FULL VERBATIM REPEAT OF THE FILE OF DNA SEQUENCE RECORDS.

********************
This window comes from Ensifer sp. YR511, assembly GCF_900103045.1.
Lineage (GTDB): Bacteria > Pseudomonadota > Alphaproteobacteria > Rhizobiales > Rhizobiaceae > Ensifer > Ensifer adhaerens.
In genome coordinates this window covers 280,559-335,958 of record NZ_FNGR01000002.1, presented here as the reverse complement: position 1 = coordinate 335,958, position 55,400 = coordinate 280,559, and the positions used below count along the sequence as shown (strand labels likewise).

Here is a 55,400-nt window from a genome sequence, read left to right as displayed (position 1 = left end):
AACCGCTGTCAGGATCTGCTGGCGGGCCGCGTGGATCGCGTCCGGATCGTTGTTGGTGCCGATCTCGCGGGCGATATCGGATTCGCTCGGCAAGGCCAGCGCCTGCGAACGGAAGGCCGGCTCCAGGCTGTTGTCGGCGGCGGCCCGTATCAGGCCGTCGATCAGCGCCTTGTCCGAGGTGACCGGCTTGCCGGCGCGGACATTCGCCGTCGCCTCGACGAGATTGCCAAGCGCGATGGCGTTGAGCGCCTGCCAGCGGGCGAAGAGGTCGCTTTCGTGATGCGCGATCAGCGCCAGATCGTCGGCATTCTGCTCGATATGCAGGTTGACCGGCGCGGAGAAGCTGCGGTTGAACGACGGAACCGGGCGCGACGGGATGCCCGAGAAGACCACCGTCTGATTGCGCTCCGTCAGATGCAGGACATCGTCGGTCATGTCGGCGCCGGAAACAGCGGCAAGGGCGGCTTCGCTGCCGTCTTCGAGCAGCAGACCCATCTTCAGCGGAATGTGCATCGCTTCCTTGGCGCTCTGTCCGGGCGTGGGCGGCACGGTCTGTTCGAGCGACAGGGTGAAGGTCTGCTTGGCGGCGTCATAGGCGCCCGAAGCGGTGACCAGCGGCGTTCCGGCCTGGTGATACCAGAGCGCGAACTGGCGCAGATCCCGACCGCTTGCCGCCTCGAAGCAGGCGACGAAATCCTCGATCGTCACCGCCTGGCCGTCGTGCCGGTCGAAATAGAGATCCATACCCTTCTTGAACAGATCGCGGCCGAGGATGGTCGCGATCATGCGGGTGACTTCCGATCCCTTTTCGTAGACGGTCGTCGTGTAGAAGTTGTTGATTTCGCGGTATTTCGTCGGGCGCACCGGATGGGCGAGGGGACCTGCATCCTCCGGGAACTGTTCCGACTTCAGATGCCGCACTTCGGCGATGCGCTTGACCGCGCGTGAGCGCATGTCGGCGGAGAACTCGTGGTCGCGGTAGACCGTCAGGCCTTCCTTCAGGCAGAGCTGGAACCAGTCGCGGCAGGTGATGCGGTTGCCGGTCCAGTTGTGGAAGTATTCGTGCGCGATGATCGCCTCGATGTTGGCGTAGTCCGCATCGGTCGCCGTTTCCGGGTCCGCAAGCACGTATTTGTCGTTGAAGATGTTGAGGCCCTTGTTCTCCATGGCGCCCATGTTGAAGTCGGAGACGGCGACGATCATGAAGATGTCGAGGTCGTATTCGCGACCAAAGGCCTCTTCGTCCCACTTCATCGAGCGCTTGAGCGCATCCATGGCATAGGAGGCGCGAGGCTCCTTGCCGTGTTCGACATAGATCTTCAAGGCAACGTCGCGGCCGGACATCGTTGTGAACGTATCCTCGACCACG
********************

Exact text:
This window comes from Ensifer sp. YR511, assembly GCF_900103045.1.
Lineage (GTDB): Bacteria > Pseudomonadota > Alphaproteobacteria > Rhizobiales > Rhizobiaceae > Ensifer > Ensifer adhaerens.
In genome coordinates this window covers 280,559-335,958 of record NZ_FNGR01000002.1, presented here as the reverse complement: position 1 = coordinate 335,958, position 55,400 = coordinate 280,559, and the positions used below count along the sequence as shown (strand labels likewise).

Here is a 55,400-nt window from a genome sequence, read left to right as displayed (position 1 = left end):
AACCGCTGTCAGGATCTGCTGGCGGGCCGCGTGGATCGCGTCCGGATCGTTGTTGGTGCCGATCTCGCGGGCGATATCGGATTCGCTCGGCAAGGCCAGCGCCTGCGAACGGAAGGCCGGCTCCAGGCTGTTGTCGGCGGCGGCCCGTATCAGGCCGTCGATCAGCGCCTTGTCCGAGGTGACCGGCTTGCCGGCGCGGACATTCGCCGTCGCCTCGACGAGATTGCCAAGCGCGATGGCGTTGAGCGCCTGCCAGCGGGCGAAGAGGTCGCTTTCGTGATGCGCGATCAGCGCCAGATCGTCGGCATTCTGCTCGATATGCAGGTTGACCGGCGCGGAGAAGCTGCGGTTGAACGACGGAACCGGGCGCGACGGGATGCCCGAGAAGACCACCGTCTGATTGCGCTCCGTCAGATGCAGGACATCGTCGGTCATGTCGGCGCCGGAAACAGCGGCAAGGGCGGCTTCGCTGCCGTCTTCGAGCAGCAGACCCATCTTCAGCGGAATGTGCATCGCTTCCTTGGCGCTCTGTCCGGGCGTGGGCGGCACGGTCTGTTCGAGCGACAGGGTGAAGGTCTGCTTGGCGGCGTCATAGGCGCCCGAAGCGGTGACCAGCGGCGTTCCGGCCTGGTGATACCAGAGCGCGAACTGGCGCAGATCCCGACCGCTTGCCGCCTCGAAGCAGGCGACGAAATCCTCGATCGTCACCGCCTGGCCGTCGTGCCGGTCGAAATAGAGATCCATACCCTTCTTGAACAGATCGCGGCCGAGGATGGTCGCGATCATGCGGGTGACTTCCGATCCCTTTTCGTAGACGGTCGTCGTGTAGAAGTTGTTGATTTCGCGGTATTTCGTCGGGCGCACCGGATGGGCGAGGGGACCTGCATCCTCCGGGAACTGTTCCGACTTCAGATGCCGCACTTCGGCGATGCGCTTGACCGCGCGTGAGCGCATGTCGGCGGAGAACTCGTGGTCGCGGTAGACCGTCAGGCCTTCCTTCAGGCAGAGCTGGAACCAGTCGCGGCAGGTGATGCGGTTGCCGGTCCAGTTGTGGAAGTATTCGTGCGCGATGATCGCCTCGATGTTGGCGTAGTCCGCATCGGTCGCCGTTTCCGGGTCCGCAAGCACGTATTTGTCGTTGAAGATGTTGAGGCCCTTGTTCTCCATGGCGCCCATGTTGAAGTCGGAGACGGCGACGATCATGAAGATGTCGAGGTCGTATTCGCGACCAAAGGCCTCTTCGTCCCACTTCATCGAGCGCTTGAGCGCATCCATGGCATAGGAGGCGCGAGGCTCCTTGCCGTGTTCGACATAGATCTTCAAGGCAACGTCGCGGCCGGACATCGTTGTGAACGTATCCTCGACCACG